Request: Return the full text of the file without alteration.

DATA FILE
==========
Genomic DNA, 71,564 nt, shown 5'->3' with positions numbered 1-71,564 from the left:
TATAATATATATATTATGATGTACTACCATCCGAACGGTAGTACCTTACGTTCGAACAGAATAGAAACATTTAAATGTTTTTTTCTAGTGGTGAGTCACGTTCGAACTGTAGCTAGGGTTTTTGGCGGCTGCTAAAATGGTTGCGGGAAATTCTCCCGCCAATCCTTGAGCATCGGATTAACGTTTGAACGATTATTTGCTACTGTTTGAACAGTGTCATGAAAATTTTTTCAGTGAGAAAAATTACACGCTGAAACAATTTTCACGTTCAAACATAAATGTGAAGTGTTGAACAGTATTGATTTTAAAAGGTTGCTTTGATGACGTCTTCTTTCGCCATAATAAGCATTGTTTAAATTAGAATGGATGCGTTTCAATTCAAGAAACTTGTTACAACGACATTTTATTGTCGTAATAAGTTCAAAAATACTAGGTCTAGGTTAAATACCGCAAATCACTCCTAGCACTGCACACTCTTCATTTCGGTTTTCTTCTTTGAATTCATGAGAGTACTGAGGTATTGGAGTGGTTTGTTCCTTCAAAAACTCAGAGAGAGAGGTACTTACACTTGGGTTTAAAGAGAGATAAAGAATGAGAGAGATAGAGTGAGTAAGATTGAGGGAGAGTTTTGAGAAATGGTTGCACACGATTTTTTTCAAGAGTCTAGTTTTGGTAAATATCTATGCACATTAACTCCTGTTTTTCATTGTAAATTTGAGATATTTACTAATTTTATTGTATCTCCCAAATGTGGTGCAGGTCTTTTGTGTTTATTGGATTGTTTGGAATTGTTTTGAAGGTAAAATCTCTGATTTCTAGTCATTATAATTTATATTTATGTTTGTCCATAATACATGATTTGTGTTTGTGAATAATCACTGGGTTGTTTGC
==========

Genomic DNA, 71,564 nt, shown 5'->3' with positions numbered 1-71,564 from the left:
TATAATATATATATTATGATGTACTACCATCCGAACGGTAGTACCTTACGTTCGAACAGAATAGAAACATTTAAATGTTTTTTTCTAGTGGTGAGTCACGTTCGAACTGTAGCTAGGGTTTTTGGCGGCTGCTAAAATGGTTGCGGGAAATTCTCCCGCCAATCCTTGAGCATCGGATTAACGTTTGAACGATTATTTGCTACTGTTTGAACAGTGTCATGAAAATTTTTTCAGTGAGAAAAATTACACGCTGAAACAATTTTCACGTTCAAACATAAATGTGAAGTGTTGAACAGTATTGATTTTAAAAGGTTGCTTTGATGACGTCTTCTTTCGCCATAATAAGCATTGTTTAAATTAGAATGGATGCGTTTCAATTCAAGAAACTTGTTACAACGACATTTTATTGTCGTAATAAGTTCAAAAATACTAGGTCTAGGTTAAATACCGCAAATCACTCCTAGCACTGCACACTCTTCATTTCGGTTTTCTTCTTTGAATTCATGAGAGTACTGAGGTATTGGAGTGGTTTGTTCCTTCAAAAACTCAGAGAGAGAGGTACTTACACTTGGGTTTAAAGAGAGATAAAGAATGAGAGAGATAGAGTGAGTAAGATTGAGGGAGAGTTTTGAGAAATGGTTGCACACGATTTTTTTCAAGAGTCTAGTTTTGGTAAATATCTATGCACATTAACTCCTGTTTTTCATTGTAAATTTGAGATATTTACTAATTTTATTGTATCTCCCAAATGTGGTGCAGGTCTTTTGTGTTTATTGGATTGTTTGGAATTGTTTTGAAGGTAAAATCTCTGATTTCTAGTCATTATAATTTATATTTATGTTTGTCCATAATACATGATTTGTGTTTGTGAATAATCACTGGGTTGTTTGC